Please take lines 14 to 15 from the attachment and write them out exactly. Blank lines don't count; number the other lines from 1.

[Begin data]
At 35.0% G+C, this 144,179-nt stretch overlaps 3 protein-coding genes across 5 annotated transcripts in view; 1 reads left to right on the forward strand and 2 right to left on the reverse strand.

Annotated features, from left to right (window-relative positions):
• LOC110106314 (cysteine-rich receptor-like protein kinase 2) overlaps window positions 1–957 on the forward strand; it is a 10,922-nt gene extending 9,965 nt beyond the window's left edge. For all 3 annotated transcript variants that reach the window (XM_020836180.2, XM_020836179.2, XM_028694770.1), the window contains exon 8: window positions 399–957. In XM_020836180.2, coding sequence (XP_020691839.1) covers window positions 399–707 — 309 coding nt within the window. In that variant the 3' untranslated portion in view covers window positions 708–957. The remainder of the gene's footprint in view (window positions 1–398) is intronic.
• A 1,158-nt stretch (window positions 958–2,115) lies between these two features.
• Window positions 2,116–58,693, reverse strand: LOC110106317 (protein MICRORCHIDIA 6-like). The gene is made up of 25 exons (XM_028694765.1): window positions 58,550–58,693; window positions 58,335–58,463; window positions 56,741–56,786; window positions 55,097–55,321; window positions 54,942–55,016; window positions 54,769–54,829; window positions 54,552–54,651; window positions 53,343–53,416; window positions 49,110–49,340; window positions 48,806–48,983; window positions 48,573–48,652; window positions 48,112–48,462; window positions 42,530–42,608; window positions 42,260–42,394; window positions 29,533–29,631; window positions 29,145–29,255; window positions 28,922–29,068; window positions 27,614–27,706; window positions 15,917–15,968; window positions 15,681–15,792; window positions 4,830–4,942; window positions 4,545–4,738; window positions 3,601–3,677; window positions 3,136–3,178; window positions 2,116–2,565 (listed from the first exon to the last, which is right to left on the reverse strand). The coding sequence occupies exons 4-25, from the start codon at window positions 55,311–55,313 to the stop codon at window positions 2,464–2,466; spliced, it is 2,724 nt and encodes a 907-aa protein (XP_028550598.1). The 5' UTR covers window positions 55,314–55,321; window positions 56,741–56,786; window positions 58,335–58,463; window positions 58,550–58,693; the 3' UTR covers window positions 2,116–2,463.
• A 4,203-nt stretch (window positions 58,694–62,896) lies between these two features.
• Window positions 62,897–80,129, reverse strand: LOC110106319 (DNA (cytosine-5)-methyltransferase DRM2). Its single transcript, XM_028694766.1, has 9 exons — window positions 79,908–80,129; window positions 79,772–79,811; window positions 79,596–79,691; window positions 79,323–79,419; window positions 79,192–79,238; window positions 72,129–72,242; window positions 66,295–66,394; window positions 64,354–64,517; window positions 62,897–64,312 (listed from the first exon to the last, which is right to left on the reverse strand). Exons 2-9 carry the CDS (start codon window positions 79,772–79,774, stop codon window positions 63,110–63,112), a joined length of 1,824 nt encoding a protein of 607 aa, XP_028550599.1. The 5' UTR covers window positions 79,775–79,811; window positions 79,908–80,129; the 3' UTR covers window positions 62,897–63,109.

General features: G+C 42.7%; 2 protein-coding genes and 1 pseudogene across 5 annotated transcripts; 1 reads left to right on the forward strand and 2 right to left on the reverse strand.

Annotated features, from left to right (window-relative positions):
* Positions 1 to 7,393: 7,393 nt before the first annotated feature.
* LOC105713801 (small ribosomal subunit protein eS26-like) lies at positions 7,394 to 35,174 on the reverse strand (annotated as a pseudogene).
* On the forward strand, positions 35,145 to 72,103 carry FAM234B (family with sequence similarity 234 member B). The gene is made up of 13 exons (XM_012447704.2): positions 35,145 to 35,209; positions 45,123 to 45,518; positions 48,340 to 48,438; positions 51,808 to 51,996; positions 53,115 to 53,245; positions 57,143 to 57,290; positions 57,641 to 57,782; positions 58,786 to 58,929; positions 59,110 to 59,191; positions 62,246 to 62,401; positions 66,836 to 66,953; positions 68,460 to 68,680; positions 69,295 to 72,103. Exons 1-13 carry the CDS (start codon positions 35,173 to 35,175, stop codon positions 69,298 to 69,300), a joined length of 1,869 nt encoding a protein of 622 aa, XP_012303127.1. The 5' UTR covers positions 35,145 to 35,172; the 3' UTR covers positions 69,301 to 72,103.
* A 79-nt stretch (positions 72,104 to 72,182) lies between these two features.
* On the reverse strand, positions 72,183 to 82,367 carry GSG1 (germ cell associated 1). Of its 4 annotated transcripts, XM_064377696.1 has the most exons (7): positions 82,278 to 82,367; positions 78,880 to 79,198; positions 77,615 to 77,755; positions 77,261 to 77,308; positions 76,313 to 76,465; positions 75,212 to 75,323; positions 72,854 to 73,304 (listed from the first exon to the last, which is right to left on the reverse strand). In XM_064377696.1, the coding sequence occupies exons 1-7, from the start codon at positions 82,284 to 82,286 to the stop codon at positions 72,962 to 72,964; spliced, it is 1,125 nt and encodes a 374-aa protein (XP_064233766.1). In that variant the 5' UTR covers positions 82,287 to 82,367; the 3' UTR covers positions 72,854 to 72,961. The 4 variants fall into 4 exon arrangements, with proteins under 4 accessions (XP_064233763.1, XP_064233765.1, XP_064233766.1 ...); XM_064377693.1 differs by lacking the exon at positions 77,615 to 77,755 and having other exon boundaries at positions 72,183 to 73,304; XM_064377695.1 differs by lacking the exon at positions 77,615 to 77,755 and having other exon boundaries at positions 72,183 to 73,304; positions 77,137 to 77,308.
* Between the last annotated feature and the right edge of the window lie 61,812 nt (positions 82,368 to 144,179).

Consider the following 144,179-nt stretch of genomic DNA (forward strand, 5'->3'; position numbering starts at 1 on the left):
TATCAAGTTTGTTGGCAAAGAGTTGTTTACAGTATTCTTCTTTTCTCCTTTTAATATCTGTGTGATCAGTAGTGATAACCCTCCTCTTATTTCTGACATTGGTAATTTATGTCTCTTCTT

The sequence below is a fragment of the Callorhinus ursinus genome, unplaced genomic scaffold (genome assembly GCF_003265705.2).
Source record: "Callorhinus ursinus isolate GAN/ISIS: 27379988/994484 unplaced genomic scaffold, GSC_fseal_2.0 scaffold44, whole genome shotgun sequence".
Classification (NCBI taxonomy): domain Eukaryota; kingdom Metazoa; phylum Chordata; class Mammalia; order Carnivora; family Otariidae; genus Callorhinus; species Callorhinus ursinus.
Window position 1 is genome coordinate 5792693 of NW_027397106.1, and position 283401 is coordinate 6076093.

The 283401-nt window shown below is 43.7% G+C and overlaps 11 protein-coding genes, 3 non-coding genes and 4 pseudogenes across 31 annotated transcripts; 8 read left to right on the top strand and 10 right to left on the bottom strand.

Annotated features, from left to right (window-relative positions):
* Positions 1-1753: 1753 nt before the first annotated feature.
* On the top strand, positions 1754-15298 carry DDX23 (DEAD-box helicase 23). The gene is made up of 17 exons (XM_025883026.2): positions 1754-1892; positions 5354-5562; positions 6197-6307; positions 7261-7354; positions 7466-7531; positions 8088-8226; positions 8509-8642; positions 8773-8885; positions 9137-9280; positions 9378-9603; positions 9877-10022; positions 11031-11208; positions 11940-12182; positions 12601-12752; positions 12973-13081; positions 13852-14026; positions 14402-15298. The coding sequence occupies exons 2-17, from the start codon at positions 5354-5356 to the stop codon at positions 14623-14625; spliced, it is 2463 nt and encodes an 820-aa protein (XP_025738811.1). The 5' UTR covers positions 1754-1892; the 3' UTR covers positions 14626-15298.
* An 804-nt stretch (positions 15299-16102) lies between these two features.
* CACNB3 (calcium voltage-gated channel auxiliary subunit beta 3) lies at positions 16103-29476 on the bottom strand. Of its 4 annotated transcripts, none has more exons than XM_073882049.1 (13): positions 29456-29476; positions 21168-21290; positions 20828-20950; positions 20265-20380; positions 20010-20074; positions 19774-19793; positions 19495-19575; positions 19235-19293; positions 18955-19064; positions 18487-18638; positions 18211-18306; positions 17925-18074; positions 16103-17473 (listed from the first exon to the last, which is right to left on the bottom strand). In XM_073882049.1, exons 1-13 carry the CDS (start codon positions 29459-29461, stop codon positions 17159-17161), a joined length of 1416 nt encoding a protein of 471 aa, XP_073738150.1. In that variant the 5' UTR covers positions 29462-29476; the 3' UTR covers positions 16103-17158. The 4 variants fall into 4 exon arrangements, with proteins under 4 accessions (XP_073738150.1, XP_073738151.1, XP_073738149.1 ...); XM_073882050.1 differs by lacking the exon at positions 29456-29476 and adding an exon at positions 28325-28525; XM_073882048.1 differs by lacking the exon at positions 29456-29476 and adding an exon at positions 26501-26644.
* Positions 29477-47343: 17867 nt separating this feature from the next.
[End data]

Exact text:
* On the reverse strand, positions 72,183 to 82,367 carry GSG1 (germ cell associated 1). Of its 4 annotated transcripts, XM_064377696.1 has the most exons (7): positions 82,278 to 82,367; positions 78,880 to 79,198; positions 77,615 to 77,755; positions 77,261 to 77,308; positions 76,313 to 76,465; positions 75,212 to 75,323; positions 72,854 to 73,304 (listed from the first exon to the last, which is right to left on the reverse strand). In XM_064377696.1, the coding sequence occupies exons 1-7, from the start codon at positions 82,284 to 82,286 to the stop codon at positions 72,962 to 72,964; spliced, it is 1,125 nt and encodes a 374-aa protein (XP_064233766.1). In that variant the 5' UTR covers positions 82,287 to 82,367; the 3' UTR covers positions 72,854 to 72,961. The 4 variants fall into 4 exon arrangements, with proteins under 4 accessions (XP_064233763.1, XP_064233765.1, XP_064233766.1 ...); XM_064377693.1 differs by lacking the exon at positions 77,615 to 77,755 and having other exon boundaries at positions 72,183 to 73,304; XM_064377695.1 differs by lacking the exon at positions 77,615 to 77,755 and having other exon boundaries at positions 72,183 to 73,304; positions 77,137 to 77,308.
* Between the last annotated feature and the right edge of the window lie 61,812 nt (positions 82,368 to 144,179).